LeConte Stewart Art

Art Education and Professional Experience
Well-known throughout Utah, LeConte Stewart and his art were beloved in his adopted hometown of Kaysville. Stewart, however, was born in the small farming community of Glenwood, Sevier Co., Utah in 1891. He moved to Rexburg, Idaho as a teenager and graduated from high school there.

From an early age, Stewart wanted to be an artist so he studied art at the University of Utah. At the age of twenty-two, he moved to New York State where he studied art under the direction of J. F. Carlson, Frank DuMond, and Walter Goltz three of America’s greatest landscape artists. Stewart’s training under Swedish-born New York artist John F. Carlson helped him to understand the techniques of the finest European schools of art. Through Carlson he learned to master the balance of self-expression.

Stewart returned to Utah where he was hired as a teacher at the Kaysville Elementary School. His move to Kaysville started a seventy-six-year residency in that city. He was an art teacher in Salt Lake, Davis and Weber counties. He headed the art program at Ogden High School for almost twenty years and then in 1938 became the chairman of the Art Department at the University of Utah. He was at the U of U for eighteen years, retiring in 1956.

Critical Analysis and Painting Philosophy
According to the curator of an exhibition shown by the Church of Jesus Christ of Latter-day Saints in 2011, the expressive quality shown in LeConte Stewart’s works was uncontrived and natural. His mood and the method that followed was recognizably authentic. “He did not like pretense or presumptuousness … he was ‘take it or leave it’.1” Because Stewart’s art came from his strong connection to the landscape, his love of the land is readily experienced in his prolific catalog. Said curator Robert Davis, “the soul being projected by him through landscapes, sharing the spiritual through the visual,1” makes each powerfully relevant to those who view his works. “A painting is just a painting unless you capture the spirit of what’s being painted – and then its real art,” said the Kaysville artist when he was asked about his lifetime dedication to art.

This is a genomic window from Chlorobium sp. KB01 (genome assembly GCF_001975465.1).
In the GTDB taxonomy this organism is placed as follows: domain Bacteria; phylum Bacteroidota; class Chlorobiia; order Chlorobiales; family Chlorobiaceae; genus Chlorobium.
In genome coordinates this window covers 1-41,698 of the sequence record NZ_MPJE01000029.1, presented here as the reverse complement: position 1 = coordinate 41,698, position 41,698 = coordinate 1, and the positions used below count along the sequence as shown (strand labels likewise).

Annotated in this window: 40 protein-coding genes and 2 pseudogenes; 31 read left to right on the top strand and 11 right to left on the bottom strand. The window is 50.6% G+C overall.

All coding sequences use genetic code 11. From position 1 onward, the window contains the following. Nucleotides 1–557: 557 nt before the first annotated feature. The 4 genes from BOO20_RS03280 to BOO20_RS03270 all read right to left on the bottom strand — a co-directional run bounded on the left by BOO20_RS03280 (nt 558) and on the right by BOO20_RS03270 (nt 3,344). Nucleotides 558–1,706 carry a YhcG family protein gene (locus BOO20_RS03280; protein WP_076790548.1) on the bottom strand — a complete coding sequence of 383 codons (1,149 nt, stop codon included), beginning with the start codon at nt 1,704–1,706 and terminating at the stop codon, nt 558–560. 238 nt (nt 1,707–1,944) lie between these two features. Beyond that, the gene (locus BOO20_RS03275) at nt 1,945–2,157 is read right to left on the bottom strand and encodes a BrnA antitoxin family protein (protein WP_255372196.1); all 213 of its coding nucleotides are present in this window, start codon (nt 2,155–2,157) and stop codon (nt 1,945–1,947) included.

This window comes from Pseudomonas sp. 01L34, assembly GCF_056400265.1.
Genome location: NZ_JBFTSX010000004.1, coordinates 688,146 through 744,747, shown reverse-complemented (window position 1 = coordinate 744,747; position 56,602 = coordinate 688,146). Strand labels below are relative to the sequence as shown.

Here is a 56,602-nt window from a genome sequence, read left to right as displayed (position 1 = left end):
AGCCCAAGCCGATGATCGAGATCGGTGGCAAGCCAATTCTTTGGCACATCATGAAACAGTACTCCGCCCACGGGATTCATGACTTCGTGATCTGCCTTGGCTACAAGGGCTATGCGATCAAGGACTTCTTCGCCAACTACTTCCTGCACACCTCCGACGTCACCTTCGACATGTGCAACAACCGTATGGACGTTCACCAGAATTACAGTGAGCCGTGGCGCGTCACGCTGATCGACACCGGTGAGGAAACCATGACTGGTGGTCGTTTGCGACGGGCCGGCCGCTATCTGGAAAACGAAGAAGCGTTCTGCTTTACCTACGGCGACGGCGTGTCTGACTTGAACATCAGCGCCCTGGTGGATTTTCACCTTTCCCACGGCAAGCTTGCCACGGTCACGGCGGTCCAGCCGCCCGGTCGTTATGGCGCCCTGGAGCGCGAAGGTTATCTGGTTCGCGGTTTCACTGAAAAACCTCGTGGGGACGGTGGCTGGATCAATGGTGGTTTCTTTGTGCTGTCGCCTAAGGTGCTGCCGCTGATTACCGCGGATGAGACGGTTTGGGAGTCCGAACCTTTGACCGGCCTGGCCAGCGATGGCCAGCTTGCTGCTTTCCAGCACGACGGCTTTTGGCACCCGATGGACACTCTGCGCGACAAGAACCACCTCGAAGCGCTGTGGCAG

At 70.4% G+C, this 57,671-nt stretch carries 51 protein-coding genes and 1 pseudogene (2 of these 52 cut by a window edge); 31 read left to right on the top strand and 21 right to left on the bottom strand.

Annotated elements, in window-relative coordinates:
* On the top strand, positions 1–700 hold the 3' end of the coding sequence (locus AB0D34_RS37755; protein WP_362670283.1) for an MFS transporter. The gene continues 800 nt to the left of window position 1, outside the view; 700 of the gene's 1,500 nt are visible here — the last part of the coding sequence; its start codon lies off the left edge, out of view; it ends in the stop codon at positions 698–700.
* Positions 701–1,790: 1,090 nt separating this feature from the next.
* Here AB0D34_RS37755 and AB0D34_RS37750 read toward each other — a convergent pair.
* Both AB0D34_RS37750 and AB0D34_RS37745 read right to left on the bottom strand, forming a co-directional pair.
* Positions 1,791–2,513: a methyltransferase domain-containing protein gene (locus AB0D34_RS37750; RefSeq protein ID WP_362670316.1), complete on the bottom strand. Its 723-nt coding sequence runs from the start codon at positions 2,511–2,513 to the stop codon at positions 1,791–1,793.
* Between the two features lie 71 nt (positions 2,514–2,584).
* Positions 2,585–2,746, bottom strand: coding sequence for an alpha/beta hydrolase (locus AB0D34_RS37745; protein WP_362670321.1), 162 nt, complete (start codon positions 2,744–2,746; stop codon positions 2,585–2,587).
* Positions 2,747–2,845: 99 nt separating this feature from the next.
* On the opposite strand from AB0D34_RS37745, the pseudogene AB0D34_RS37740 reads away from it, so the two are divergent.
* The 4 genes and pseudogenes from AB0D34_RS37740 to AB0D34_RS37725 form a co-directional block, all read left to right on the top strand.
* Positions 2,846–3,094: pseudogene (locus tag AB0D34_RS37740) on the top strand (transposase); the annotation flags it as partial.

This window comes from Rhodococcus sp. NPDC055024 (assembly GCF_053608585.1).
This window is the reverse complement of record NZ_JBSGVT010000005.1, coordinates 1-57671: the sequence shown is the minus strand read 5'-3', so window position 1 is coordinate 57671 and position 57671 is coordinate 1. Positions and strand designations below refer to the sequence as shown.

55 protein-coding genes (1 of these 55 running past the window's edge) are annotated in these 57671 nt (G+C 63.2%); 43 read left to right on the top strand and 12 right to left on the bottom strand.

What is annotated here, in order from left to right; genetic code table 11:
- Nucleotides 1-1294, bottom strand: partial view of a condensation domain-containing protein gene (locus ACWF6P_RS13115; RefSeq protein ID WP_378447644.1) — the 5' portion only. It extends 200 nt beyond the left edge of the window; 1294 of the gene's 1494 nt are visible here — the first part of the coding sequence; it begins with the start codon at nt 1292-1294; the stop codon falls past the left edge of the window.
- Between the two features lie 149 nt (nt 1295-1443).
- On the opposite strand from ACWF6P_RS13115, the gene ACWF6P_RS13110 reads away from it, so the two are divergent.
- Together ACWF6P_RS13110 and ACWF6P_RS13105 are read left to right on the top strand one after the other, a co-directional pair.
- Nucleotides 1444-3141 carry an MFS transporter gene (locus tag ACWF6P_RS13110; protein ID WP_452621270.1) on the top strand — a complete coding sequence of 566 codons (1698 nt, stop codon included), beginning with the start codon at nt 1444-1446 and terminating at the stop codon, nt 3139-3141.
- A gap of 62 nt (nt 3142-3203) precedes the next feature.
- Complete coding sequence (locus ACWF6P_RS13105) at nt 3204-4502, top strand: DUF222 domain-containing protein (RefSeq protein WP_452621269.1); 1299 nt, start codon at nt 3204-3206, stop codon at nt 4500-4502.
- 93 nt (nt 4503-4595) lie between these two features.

Stewart was primarily known for his landscapes of rural Utah – especially scenes in Davis and Morgan counties. Throughout a career that spanned more than eighty-five years, he capturing the spirit of the countryside in many mediums. Those who lived in Kaysville were used to seeing his easel set up by the side of the road, often with a student seated beside him. As locals view his scenes, they will recognize the character of the town and the mood of countryside they shared with the artist. Every art enthusiast, though, can view as well as experience his love for the land without having lived or visited any of the locations.

When invited to paint one painting for Ogden’s bicentennial art exhibit in 1976, he responded that it was an honor to be included. This humble attitude was familiar to friends and neighbors, but not one that might be expected of someone whose extensive exhibition in the LDS Church History Museum in 2011 was mounted in conjunction with another large show. Unlike the landscapes shown in the partner exhibit The Spirit of the Land: LeConte Stewart Landscapes, The Utah Museum of Fine Art’s LeConte Stewart: Depression Era Art revealed the ‘raw side of life’ in expressions “stripped to the essential depictions of storefronts, gas stations, and old homes. One critic asserted that one finds a different Stewart with “a fighting spirit of unity with the common man.2

His ability to master different styles in a variety of mediums, his willingness to share his craft contribute to the reputation.


  • “LeConte Painting.” Anderson, Robert, photographer, ca. 1980.
  • Marion, Linda, “LeConte Stewart’s West,” Winter 2009.


  1. Clark, Ehren, “Spirit of the Land: LeConte Stewart landscapes at the LDS Church History Museum,” 15 Bytes: Utah’s Art Magazine, August 2011.
  2. Clark, Ehren, “Spirit of an Era: LeConte Stewart’s Depression Era Paintings,” 15 Bytes: Utah’s Art Magazine, September 2011.

A gallery of some of Stewart’s rural art can be found online at “LeConte Stewart: The Soul of Rural Utah. The Church of Jesus Christ of Latter-day Saints.” Gallery of rural art.